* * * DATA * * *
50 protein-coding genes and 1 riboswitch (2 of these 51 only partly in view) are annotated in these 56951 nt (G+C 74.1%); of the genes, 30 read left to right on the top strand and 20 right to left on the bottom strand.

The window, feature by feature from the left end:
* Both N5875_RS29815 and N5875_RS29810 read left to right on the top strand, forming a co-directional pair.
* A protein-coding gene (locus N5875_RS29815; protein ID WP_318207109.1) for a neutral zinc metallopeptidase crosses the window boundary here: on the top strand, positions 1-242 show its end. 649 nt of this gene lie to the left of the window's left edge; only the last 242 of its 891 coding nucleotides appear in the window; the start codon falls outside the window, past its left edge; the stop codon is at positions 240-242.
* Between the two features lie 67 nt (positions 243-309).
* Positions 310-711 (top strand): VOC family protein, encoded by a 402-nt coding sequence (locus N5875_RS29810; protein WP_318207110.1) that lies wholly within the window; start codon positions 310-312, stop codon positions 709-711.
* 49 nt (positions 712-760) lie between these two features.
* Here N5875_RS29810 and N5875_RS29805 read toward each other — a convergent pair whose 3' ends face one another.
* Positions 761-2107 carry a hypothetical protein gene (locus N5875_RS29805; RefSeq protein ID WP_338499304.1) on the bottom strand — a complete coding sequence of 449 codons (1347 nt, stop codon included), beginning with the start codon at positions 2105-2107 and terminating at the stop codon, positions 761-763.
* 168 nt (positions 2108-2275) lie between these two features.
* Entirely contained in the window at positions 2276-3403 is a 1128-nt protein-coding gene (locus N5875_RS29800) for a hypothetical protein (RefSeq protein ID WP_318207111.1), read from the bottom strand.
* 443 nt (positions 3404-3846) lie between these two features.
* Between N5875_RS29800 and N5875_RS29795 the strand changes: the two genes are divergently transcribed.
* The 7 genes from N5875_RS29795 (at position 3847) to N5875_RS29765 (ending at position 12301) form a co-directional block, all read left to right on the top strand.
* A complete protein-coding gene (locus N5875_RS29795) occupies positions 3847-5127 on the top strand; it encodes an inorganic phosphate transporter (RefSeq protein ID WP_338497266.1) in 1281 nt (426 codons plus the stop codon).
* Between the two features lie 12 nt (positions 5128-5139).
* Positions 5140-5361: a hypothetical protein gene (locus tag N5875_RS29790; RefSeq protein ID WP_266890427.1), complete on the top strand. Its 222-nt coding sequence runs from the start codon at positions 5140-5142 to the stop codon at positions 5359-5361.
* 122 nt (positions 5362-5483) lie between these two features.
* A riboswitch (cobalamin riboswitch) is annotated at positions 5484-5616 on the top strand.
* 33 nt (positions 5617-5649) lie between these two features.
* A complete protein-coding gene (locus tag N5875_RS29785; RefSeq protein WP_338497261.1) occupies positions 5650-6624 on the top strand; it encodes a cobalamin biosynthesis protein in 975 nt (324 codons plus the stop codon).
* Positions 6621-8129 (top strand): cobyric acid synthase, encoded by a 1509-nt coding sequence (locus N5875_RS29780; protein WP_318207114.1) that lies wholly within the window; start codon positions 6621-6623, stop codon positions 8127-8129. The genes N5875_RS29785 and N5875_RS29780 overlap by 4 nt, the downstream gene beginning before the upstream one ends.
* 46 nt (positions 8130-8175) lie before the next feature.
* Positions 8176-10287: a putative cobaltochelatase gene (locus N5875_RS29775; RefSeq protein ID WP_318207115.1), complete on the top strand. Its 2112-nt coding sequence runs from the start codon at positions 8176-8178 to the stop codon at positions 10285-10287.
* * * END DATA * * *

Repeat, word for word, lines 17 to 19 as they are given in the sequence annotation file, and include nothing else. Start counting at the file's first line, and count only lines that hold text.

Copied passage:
* Positions 5140-5361: a hypothetical protein gene (locus tag N5875_RS29790; RefSeq protein ID WP_266890427.1), complete on the top strand. Its 222-nt coding sequence runs from the start codon at positions 5140-5142 to the stop codon at positions 5359-5361.
* 122 nt (positions 5362-5483) lie between these two features.
* A riboswitch (cobalamin riboswitch) is annotated at positions 5484-5616 on the top strand.